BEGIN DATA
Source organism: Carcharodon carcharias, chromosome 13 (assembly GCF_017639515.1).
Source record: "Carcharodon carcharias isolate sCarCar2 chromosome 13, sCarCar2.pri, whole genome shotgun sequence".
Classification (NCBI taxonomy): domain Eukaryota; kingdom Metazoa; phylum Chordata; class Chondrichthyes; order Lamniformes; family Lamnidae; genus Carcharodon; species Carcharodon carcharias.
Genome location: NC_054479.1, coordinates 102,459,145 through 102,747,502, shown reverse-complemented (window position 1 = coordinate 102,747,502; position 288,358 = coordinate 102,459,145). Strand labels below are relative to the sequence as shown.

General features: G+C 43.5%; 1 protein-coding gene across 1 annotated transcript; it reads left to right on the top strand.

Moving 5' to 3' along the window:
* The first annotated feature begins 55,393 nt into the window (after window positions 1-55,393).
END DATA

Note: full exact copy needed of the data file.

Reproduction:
Source organism: Carcharodon carcharias, chromosome 13 (assembly GCF_017639515.1).
Source record: "Carcharodon carcharias isolate sCarCar2 chromosome 13, sCarCar2.pri, whole genome shotgun sequence".
Classification (NCBI taxonomy): domain Eukaryota; kingdom Metazoa; phylum Chordata; class Chondrichthyes; order Lamniformes; family Lamnidae; genus Carcharodon; species Carcharodon carcharias.
Genome location: NC_054479.1, coordinates 102,459,145 through 102,747,502, shown reverse-complemented (window position 1 = coordinate 102,747,502; position 288,358 = coordinate 102,459,145). Strand labels below are relative to the sequence as shown.

General features: G+C 43.5%; 1 protein-coding gene across 1 annotated transcript; it reads left to right on the top strand.

Moving 5' to 3' along the window:
* The first annotated feature begins 55,393 nt into the window (after window positions 1-55,393).